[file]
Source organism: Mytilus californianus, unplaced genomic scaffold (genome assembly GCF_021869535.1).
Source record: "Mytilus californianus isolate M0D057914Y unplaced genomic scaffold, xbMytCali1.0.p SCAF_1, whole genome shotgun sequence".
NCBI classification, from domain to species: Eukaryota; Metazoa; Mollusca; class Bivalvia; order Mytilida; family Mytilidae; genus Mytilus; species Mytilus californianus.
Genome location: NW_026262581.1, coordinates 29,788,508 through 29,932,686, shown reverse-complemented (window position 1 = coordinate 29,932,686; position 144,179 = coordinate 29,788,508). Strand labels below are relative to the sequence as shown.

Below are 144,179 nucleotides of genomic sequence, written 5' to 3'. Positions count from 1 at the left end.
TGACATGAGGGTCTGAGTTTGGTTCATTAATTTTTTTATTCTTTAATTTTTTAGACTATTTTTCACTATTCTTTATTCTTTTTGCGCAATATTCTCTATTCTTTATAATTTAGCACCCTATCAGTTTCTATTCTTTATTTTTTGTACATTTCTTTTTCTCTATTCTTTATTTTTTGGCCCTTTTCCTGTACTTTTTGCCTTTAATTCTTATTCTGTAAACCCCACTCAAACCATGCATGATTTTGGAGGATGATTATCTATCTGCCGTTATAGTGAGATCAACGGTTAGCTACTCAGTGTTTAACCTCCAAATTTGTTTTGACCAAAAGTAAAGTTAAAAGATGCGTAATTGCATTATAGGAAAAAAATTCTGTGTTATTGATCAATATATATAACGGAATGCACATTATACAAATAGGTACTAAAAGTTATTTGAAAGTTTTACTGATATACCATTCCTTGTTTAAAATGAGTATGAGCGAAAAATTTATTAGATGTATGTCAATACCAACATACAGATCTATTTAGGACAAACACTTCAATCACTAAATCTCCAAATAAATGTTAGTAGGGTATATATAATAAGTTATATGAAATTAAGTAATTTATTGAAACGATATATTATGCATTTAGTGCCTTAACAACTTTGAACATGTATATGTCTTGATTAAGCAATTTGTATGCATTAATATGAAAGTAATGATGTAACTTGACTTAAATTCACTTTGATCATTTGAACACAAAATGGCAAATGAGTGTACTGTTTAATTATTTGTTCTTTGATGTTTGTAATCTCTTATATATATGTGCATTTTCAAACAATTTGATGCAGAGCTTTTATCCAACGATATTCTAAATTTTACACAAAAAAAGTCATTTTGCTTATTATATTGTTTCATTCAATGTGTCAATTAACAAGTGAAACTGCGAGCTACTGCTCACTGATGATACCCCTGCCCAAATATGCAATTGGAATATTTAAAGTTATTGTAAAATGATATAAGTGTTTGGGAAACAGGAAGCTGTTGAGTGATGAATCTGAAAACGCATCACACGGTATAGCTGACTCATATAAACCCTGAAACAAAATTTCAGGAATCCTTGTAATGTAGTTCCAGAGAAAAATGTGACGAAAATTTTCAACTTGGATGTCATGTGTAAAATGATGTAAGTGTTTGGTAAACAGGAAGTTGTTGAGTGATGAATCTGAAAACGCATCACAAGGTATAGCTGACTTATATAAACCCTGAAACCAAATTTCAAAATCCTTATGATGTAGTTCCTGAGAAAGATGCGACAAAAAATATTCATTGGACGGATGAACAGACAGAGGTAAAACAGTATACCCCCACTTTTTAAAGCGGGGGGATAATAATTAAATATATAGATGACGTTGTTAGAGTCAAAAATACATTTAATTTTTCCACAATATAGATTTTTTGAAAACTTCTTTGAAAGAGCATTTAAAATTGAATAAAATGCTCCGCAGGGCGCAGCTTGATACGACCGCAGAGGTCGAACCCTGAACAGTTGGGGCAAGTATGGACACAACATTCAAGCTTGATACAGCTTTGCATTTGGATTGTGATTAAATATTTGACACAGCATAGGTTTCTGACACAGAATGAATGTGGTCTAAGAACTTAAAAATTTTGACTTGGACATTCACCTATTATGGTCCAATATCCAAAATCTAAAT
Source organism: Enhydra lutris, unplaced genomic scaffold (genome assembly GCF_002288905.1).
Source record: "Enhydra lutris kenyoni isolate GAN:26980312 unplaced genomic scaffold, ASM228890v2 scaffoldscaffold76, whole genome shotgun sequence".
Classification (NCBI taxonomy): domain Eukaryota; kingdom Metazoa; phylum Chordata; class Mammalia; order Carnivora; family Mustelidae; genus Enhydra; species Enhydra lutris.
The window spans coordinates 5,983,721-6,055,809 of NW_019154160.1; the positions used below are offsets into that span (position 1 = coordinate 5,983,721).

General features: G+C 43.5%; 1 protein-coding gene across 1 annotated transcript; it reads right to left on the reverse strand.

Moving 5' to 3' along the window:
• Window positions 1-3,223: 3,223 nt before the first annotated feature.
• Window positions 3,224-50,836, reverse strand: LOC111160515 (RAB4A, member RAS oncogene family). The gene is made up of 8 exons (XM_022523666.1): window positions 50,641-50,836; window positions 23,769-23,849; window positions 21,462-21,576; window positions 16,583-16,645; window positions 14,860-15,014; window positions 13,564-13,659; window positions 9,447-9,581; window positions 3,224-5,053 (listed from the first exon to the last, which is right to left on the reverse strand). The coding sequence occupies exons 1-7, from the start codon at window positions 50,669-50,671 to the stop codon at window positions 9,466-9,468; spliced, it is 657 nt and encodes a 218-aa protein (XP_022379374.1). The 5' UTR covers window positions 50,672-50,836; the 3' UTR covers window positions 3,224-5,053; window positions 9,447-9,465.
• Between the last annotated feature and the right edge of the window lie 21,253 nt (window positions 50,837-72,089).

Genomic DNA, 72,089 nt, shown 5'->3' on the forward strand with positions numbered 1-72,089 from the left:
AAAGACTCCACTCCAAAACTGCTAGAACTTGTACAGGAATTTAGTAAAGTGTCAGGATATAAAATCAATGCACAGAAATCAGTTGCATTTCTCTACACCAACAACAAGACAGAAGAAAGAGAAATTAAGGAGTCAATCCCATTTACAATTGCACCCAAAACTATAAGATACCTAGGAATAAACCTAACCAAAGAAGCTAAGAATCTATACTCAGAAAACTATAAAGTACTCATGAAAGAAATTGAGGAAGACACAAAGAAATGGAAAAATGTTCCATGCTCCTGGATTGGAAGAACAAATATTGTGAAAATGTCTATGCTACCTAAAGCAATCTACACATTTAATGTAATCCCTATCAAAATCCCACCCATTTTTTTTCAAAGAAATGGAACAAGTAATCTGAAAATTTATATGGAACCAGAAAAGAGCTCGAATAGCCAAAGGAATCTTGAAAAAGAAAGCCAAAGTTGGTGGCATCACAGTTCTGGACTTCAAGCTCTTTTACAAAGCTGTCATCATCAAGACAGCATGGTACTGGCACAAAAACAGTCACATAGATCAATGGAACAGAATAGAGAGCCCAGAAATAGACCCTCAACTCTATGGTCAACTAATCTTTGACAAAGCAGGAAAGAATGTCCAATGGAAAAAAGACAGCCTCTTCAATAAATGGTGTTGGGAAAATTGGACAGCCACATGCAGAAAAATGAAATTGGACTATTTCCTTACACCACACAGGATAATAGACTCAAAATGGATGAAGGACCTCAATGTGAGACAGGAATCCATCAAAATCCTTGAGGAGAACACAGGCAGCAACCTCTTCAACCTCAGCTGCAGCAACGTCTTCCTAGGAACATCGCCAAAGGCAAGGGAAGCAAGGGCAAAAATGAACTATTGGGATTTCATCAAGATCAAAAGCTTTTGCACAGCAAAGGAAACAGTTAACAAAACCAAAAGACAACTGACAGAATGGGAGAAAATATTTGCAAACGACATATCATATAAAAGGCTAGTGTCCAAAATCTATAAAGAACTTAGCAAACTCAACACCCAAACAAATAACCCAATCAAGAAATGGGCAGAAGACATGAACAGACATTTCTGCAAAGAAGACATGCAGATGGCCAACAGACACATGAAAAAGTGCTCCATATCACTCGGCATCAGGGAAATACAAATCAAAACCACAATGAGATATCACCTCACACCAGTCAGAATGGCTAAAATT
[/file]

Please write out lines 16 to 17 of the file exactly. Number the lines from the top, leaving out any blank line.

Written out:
Genomic DNA, 72,089 nt, shown 5'->3' on the forward strand with positions numbered 1-72,089 from the left:
AAAGACTCCACTCCAAAACTGCTAGAACTTGTACAGGAATTTAGTAAAGTGTCAGGATATAAAATCAATGCACAGAAATCAGTTGCATTTCTCTACACCAACAACAAGACAGAAGAAAGAGAAATTAAGGAGTCAATCCCATTTACAATTGCACCCAAAACTATAAGATACCTAGGAATAAACCTAACCAAAGAAGCTAAGAATCTATACTCAGAAAACTATAAAGTACTCATGAAAGAAATTGAGGAAGACACAAAGAAATGGAAAAATGTTCCATGCTCCTGGATTGGAAGAACAAATATTGTGAAAATGTCTATGCTACCTAAAGCAATCTACACATTTAATGTAATCCCTATCAAAATCCCACCCATTTTTTTTCAAAGAAATGGAACAAGTAATCTGAAAATTTATATGGAACCAGAAAAGAGCTCGAATAGCCAAAGGAATCTTGAAAAAGAAAGCCAAAGTTGGTGGCATCACAGTTCTGGACTTCAAGCTCTTTTACAAAGCTGTCATCATCAAGACAGCATGGTACTGGCACAAAAACAGTCACATAGATCAATGGAACAGAATAGAGAGCCCAGAAATAGACCCTCAACTCTATGGTCAACTAATCTTTGACAAAGCAGGAAAGAATGTCCAATGGAAAAAAGACAGCCTCTTCAATAAATGGTGTTGGGAAAATTGGACAGCCACATGCAGAAAAATGAAATTGGACTATTTCCTTACACCACACAGGATAATAGACTCAAAATGGATGAAGGACCTCAATGTGAGACAGGAATCCATCAAAATCCTTGAGGAGAACACAGGCAGCAACCTCTTCAACCTCAGCTGCAGCAACGTCTTCCTAGGAACATCGCCAAAGGCAAGGGAAGCAAGGGCAAAAATGAACTATTGGGATTTCATCAAGATCAAAAGCTTTTGCACAGCAAAGGAAACAGTTAACAAAACCAAAAGACAACTGACAGAATGGGAGAAAATATTTGCAAACGACATATCATATAAAAGGCTAGTGTCCAAAATCTATAAAGAACTTAGCAAACTCAACACCCAAACAAATAACCCAATCAAGAAATGGGCAGAAGACATGAACAGACATTTCTGCAAAGAAGACATGCAGATGGCCAACAGACACATGAAAAAGTGCTCCATATCACTCGGCATCAGGGAAATACAAATCAAAACCACAATGAGATATCACCTCACACCAGTCAGAATGGCTAAAATT